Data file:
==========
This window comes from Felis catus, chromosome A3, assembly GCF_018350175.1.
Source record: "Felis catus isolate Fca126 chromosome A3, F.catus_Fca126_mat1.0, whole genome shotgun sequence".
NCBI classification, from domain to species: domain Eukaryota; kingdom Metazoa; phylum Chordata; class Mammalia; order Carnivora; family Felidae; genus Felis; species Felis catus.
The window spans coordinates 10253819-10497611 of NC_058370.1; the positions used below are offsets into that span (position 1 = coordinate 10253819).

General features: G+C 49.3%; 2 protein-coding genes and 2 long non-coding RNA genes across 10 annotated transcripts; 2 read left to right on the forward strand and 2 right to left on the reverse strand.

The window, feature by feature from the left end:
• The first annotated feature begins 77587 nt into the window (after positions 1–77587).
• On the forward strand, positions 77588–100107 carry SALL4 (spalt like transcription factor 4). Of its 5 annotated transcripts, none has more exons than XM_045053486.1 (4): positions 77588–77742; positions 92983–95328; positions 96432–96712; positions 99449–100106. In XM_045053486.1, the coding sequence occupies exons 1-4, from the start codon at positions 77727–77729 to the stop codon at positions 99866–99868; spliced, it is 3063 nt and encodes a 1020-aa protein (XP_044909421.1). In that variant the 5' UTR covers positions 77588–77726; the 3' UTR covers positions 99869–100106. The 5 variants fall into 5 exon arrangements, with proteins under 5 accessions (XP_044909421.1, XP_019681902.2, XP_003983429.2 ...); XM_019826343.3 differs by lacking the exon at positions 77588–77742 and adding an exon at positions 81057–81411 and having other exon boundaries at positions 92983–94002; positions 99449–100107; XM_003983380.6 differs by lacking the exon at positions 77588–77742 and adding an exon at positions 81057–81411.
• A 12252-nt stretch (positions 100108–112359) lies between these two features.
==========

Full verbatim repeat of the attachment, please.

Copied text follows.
This window comes from Felis catus, chromosome A3, assembly GCF_018350175.1.
Source record: "Felis catus isolate Fca126 chromosome A3, F.catus_Fca126_mat1.0, whole genome shotgun sequence".
NCBI classification, from domain to species: domain Eukaryota; kingdom Metazoa; phylum Chordata; class Mammalia; order Carnivora; family Felidae; genus Felis; species Felis catus.
The window spans coordinates 10253819-10497611 of NC_058370.1; the positions used below are offsets into that span (position 1 = coordinate 10253819).

General features: G+C 49.3%; 2 protein-coding genes and 2 long non-coding RNA genes across 10 annotated transcripts; 2 read left to right on the forward strand and 2 right to left on the reverse strand.

The window, feature by feature from the left end:
• The first annotated feature begins 77587 nt into the window (after positions 1–77587).
• On the forward strand, positions 77588–100107 carry SALL4 (spalt like transcription factor 4). Of its 5 annotated transcripts, none has more exons than XM_045053486.1 (4): positions 77588–77742; positions 92983–95328; positions 96432–96712; positions 99449–100106. In XM_045053486.1, the coding sequence occupies exons 1-4, from the start codon at positions 77727–77729 to the stop codon at positions 99866–99868; spliced, it is 3063 nt and encodes a 1020-aa protein (XP_044909421.1). In that variant the 5' UTR covers positions 77588–77726; the 3' UTR covers positions 99869–100106. The 5 variants fall into 5 exon arrangements, with proteins under 5 accessions (XP_044909421.1, XP_019681902.2, XP_003983429.2 ...); XM_019826343.3 differs by lacking the exon at positions 77588–77742 and adding an exon at positions 81057–81411 and having other exon boundaries at positions 92983–94002; positions 99449–100107; XM_003983380.6 differs by lacking the exon at positions 77588–77742 and adding an exon at positions 81057–81411.
• A 12252-nt stretch (positions 100108–112359) lies between these two features.